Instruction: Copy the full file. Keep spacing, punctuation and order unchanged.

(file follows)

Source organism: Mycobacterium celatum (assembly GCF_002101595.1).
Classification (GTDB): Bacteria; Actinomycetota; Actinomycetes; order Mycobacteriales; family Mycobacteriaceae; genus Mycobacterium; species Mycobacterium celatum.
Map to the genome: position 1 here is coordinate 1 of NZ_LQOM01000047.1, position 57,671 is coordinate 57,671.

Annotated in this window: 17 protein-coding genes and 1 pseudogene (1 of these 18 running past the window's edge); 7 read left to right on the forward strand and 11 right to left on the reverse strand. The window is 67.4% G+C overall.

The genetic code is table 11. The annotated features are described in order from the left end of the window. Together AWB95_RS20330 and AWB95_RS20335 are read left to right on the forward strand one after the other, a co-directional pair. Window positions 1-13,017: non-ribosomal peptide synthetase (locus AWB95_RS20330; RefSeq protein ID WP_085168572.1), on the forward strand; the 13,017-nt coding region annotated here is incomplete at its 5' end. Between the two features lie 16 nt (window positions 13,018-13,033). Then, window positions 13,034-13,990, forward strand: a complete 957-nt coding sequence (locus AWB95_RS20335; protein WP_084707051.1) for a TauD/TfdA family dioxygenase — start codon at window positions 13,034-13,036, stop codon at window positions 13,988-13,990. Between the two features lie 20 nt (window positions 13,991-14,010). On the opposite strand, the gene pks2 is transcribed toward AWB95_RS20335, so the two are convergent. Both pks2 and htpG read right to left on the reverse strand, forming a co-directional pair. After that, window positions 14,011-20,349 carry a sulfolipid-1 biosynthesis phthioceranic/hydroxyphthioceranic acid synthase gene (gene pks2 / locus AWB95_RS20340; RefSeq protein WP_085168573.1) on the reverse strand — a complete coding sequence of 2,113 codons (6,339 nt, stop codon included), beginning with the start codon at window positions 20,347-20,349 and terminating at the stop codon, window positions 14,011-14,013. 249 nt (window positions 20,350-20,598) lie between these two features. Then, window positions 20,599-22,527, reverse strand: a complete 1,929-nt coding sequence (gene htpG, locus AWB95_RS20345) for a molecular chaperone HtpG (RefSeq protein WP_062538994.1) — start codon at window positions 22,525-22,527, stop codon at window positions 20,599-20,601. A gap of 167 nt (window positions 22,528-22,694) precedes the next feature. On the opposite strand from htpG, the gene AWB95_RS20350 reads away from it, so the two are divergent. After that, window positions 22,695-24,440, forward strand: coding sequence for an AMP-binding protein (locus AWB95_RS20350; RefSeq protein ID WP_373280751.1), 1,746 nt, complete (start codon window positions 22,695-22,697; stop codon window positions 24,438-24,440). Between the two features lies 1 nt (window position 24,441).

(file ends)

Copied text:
Source organism: Mycobacterium celatum (assembly GCF_002101595.1).
Classification (GTDB): Bacteria; Actinomycetota; Actinomycetes; order Mycobacteriales; family Mycobacteriaceae; genus Mycobacterium; species Mycobacterium celatum.
Map to the genome: position 1 here is coordinate 1 of NZ_LQOM01000047.1, position 57,671 is coordinate 57,671.

Annotated in this window: 17 protein-coding genes and 1 pseudogene (1 of these 18 running past the window's edge); 7 read left to right on the forward strand and 11 right to left on the reverse strand. The window is 67.4% G+C overall.

The genetic code is table 11. The annotated features are described in order from the left end of the window. Together AWB95_RS20330 and AWB95_RS20335 are read left to right on the forward strand one after the other, a co-directional pair. Window positions 1-13,017: non-ribosomal peptide synthetase (locus AWB95_RS20330; RefSeq protein ID WP_085168572.1), on the forward strand; the 13,017-nt coding region annotated here is incomplete at its 5' end. Between the two features lie 16 nt (window positions 13,018-13,033). Then, window positions 13,034-13,990, forward strand: a complete 957-nt coding sequence (locus AWB95_RS20335; protein WP_084707051.1) for a TauD/TfdA family dioxygenase — start codon at window positions 13,034-13,036, stop codon at window positions 13,988-13,990. Between the two features lie 20 nt (window positions 13,991-14,010). On the opposite strand, the gene pks2 is transcribed toward AWB95_RS20335, so the two are convergent. Both pks2 and htpG read right to left on the reverse strand, forming a co-directional pair. After that, window positions 14,011-20,349 carry a sulfolipid-1 biosynthesis phthioceranic/hydroxyphthioceranic acid synthase gene (gene pks2 / locus AWB95_RS20340; RefSeq protein WP_085168573.1) on the reverse strand — a complete coding sequence of 2,113 codons (6,339 nt, stop codon included), beginning with the start codon at window positions 20,347-20,349 and terminating at the stop codon, window positions 14,011-14,013. 249 nt (window positions 20,350-20,598) lie between these two features. Then, window positions 20,599-22,527, reverse strand: a complete 1,929-nt coding sequence (gene htpG, locus AWB95_RS20345) for a molecular chaperone HtpG (RefSeq protein WP_062538994.1) — start codon at window positions 22,525-22,527, stop codon at window positions 20,599-20,601. A gap of 167 nt (window positions 22,528-22,694) precedes the next feature. On the opposite strand from htpG, the gene AWB95_RS20350 reads away from it, so the two are divergent. After that, window positions 22,695-24,440, forward strand: coding sequence for an AMP-binding protein (locus AWB95_RS20350; RefSeq protein ID WP_373280751.1), 1,746 nt, complete (start codon window positions 22,695-22,697; stop codon window positions 24,438-24,440). Between the two features lies 1 nt (window position 24,441).